Archive for the ‘Software Testing’ Category

Testing strategy for rails applications

Recently we had to design a test strategy for a ruby on rails medium to large scale application. We just wanted to have a lean but effective strategy in place. We went thro many standard templates available but finally came out with a new strategy that we think can help many reduce their turn around time for testing application. I will give a sneak preview for the strategy. Would really appreciate inputs on how your organization would go about this one. The following is a skelton of the test strategy document that we worked on: 1    Introduction The Test Strategy documents the overall strategy for testing the processes and applications to be delivered by the project. 2       Test Objectives [Describe the objectives of testing.  Testing should ensure that the future business processes, together with the enabling technology, provide the expected business benefits.  Testing objectives could include:
  • Verify products against their requirements (i.e. was the product built right?)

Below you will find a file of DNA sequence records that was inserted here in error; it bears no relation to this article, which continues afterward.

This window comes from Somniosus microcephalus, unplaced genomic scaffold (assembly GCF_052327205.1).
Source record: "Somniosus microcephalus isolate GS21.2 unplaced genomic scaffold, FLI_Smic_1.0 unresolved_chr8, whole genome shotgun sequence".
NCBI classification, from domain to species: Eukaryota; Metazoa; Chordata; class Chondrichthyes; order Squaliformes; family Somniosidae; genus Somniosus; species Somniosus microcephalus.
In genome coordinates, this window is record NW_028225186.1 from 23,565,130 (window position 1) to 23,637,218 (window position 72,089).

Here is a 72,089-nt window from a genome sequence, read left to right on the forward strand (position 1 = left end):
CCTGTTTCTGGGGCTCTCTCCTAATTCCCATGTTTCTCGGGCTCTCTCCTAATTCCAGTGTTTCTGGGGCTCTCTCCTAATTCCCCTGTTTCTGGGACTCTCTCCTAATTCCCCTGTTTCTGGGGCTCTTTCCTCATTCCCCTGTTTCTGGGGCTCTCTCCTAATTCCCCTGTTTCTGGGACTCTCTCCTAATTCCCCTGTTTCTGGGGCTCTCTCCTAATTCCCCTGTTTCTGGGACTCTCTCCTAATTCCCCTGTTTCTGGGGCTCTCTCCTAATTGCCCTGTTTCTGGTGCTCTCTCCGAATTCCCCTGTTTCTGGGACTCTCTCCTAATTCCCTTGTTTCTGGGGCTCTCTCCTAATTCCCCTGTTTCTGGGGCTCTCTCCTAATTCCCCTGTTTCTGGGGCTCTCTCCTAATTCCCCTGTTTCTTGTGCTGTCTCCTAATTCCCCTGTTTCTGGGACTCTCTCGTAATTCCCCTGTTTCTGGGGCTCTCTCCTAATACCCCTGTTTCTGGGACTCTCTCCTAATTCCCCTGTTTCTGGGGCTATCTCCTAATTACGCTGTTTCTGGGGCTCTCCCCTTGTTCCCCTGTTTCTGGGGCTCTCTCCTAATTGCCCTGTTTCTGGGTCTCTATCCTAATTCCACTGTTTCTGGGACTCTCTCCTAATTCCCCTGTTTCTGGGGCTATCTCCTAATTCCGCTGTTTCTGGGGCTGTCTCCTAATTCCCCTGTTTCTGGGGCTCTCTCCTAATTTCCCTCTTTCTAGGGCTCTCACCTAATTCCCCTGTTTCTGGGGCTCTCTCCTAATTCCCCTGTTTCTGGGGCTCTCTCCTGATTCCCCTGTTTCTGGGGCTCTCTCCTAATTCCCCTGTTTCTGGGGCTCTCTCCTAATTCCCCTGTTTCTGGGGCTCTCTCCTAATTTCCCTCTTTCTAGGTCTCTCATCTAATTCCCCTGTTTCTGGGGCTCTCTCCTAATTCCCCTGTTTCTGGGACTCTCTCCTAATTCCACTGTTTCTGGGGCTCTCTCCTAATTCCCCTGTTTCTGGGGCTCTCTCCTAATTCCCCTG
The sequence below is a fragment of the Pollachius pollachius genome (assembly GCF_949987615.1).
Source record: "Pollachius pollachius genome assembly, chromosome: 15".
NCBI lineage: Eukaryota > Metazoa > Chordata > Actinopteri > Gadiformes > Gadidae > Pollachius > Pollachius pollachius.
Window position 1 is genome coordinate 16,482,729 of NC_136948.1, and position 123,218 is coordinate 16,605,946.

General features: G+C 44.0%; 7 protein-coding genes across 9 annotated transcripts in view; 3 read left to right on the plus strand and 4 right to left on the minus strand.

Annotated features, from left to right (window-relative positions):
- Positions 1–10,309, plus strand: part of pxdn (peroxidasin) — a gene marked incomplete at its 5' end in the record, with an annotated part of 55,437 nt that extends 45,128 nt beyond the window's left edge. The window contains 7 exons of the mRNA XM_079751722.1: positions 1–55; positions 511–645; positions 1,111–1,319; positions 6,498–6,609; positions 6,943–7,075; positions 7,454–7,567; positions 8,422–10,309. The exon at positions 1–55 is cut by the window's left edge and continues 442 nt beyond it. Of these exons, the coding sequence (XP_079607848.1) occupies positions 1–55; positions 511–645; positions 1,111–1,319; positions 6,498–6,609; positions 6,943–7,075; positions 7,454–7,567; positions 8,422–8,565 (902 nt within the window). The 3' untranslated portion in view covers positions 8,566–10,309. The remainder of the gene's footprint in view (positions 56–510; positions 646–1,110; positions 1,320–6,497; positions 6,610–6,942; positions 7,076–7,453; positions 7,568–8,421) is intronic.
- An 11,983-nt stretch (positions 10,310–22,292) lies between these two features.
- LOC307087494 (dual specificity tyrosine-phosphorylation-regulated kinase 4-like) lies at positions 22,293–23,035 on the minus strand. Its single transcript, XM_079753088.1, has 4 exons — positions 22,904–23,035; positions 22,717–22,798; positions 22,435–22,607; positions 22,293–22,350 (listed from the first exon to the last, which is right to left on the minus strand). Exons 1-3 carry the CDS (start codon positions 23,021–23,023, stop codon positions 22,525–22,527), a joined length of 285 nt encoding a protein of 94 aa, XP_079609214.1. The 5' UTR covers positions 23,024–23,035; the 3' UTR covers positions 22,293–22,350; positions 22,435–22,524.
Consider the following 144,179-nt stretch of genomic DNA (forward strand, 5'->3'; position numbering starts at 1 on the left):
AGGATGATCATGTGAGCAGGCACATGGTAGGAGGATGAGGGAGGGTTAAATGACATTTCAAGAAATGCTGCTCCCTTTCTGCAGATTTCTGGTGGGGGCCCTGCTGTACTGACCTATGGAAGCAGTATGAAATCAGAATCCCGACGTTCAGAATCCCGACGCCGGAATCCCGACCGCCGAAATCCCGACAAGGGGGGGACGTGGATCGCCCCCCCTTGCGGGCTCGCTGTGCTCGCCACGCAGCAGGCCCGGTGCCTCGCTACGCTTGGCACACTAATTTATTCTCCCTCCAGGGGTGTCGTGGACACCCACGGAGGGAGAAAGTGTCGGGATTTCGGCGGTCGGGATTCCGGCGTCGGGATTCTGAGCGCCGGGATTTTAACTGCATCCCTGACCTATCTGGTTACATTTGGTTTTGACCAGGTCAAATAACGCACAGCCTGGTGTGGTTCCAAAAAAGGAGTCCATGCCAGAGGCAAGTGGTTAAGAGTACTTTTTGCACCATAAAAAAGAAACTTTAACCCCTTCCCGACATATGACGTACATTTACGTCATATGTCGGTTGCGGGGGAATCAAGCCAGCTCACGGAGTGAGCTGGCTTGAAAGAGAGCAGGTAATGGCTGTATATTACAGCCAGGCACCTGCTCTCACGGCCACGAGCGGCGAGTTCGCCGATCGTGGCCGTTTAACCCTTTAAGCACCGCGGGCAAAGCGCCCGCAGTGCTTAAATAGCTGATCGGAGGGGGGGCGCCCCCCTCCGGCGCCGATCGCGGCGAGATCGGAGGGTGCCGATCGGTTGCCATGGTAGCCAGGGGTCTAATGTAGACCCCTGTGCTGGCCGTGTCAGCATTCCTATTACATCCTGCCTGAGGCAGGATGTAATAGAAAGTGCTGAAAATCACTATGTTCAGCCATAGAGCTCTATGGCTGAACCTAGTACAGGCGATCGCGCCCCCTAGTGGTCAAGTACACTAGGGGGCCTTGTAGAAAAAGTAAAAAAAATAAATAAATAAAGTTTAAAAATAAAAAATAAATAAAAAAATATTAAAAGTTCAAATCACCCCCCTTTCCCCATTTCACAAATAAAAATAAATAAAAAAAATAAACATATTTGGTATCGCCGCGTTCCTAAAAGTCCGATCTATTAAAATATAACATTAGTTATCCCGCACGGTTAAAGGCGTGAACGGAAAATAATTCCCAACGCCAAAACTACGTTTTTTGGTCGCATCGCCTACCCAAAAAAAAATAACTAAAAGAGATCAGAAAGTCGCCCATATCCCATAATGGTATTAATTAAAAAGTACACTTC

• Validate that the product performs as expected (i.e. was the right product built?)
  • Ensure system components and business processes work end-to-end
  • Build a test model that can be used on an ongoing basis
  • Identify and resolve issues and risks.]
3       Identify Test Types [Describe the types of tests to be conducted to verify that requirements have been met and to validate that the system performs satisfactorily.  Consider the types of tests in the table below.]
Type of test Definition
Unit Testing Testing conducted to verify the implementation of the design for one software element (e.g., unit, module)
Integration Testing An orderly progression of testing in which software elements, hardware elements, or both are combined and tested until the entire system has been integrated
System Testing The process of testing an integrated hardware and software system to verify that the system meets its specified requirements
Acceptance Testing Formal testing conducted to determine whether or not a system satisfies its acceptance criteria and to enable the customer to determine whether or not to accept the system
Performance Testing Performed to confirm that the system meets performance goals such as turnaround times, maximum delays, peak performance, etc.
Volume Testing Tests the system to verify that the system can handle an expected volume profile
Stress Testing Tests the entire system to find the limits of performance
Configuration Testing Tests the product over all the possible configurations on which it is supposed to run